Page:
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Prog Neurobiol. 2000 May;61(1):61-74.

Neural development and neurodegeneration: two faces of neuropathy target esterase.

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  • 1MRC Toxicology Unit, University of Leicester, UK. pg8@le.ac.uk


Neuropathy target esterase (NTE) is an integral membrane protein in vertebrate neurons. Recent evidence suggests that NTE plays an important role in neural development, possibly via involvement in a signalling pathway between neurons and glial cells. NTE is a member of a novel protein family, represented in organisms from bacteria to man. NTE comprises an N-terminal regulatory domain (with some sequence similarity to cyclic nucleotide-binding proteins) and a C-terminal catalytic domain: the latter has three predicted transmembrane segments and requires membrane-association for activity. In vitro, NTE potently catalyses hydrolysis of phenyl valerate: however, its physiological substrate is likely to be a metabolite of a much longer chain carboxylic acid, possibly associated with cell membranes. NTE was discovered originally as the primary target for those organophosphorus esters (OPs) which cause a delayed neuropathy with degeneration of long axons in peripheral nerves and spinal cord. Paradoxically, NTE's catalytic activity appears redundant in adult vertebrates. Neuropathic OPs react covalently with NTE in a rapid two-step process which not only inhibits catalytic activity but also leaves a negatively-charged OP group attached to the active site serine. The latter event is proposed to induce a toxic gain of function in NTE. OP-modified NTE somehow engenders a "chemical transection of the axon". In turn, this leads to calcium entry, elevation of axonal calpain activity and Wallerian-type degeneration. The net damage to peripheral nerve axons is a balance between ongoing degenerative and repair processes: the latter involve serine hydrolases which can be inhibited by the same OPs used to modify NTE.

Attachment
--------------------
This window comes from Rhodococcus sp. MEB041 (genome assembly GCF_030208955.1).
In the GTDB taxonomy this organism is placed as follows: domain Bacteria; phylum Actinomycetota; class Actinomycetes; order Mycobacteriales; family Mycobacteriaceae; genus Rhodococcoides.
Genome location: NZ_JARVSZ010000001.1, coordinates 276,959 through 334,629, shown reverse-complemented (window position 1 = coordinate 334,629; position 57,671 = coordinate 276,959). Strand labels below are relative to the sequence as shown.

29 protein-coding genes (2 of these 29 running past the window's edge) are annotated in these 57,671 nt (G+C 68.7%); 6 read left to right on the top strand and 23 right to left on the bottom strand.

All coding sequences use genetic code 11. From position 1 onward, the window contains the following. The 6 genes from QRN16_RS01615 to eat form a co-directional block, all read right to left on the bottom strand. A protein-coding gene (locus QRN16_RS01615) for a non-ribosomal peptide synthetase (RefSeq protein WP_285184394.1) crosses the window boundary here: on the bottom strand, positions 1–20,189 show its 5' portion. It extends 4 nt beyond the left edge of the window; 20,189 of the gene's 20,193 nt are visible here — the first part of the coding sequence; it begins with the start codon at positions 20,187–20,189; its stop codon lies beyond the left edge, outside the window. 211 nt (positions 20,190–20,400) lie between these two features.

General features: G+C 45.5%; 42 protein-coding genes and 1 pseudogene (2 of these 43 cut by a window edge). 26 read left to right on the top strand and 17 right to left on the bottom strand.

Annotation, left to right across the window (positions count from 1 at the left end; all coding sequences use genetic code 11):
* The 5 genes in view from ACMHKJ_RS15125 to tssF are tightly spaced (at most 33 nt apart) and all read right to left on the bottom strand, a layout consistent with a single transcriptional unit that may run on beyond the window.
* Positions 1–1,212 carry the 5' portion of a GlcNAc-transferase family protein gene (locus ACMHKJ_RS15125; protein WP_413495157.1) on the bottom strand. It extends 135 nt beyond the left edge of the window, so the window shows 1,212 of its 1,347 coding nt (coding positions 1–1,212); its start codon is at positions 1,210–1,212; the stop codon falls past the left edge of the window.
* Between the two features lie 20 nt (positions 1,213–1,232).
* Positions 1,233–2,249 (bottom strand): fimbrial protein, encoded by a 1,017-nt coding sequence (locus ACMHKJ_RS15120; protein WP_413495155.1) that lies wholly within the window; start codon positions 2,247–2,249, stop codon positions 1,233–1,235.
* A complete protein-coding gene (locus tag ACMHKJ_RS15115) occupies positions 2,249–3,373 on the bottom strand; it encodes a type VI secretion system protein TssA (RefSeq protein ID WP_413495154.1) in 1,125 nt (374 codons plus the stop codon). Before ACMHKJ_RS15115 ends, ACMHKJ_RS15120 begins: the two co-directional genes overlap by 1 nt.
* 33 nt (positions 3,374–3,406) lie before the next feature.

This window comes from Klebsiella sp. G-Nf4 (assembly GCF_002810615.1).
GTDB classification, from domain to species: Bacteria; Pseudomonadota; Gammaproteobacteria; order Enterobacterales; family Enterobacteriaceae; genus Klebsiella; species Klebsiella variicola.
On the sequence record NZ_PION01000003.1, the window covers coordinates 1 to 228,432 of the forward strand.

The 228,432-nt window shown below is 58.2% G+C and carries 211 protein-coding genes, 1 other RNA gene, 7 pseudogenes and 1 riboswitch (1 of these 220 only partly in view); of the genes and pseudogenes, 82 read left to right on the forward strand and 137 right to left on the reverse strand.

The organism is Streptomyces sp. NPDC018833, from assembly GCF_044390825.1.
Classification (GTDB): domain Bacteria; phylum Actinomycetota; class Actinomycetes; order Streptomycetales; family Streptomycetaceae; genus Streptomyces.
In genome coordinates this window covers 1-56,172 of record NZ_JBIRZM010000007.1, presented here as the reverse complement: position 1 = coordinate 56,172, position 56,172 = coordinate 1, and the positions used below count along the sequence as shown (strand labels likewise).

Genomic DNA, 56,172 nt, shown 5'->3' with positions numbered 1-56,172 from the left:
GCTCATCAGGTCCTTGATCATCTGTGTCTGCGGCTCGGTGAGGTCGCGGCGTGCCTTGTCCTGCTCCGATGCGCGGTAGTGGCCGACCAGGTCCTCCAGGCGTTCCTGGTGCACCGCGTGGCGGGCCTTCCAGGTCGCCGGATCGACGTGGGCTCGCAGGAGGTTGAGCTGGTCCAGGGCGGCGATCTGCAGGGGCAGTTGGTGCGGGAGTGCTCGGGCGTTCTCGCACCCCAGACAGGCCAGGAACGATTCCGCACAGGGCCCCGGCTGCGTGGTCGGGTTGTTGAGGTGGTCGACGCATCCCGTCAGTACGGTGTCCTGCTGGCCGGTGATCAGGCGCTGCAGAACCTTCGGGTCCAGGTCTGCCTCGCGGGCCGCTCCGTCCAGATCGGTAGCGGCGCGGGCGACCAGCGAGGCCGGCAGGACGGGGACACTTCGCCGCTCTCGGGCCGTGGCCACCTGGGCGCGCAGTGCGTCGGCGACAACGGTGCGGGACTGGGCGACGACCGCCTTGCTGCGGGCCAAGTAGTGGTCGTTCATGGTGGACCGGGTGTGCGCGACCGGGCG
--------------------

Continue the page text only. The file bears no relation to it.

[PubMed - indexed for MEDLINE]
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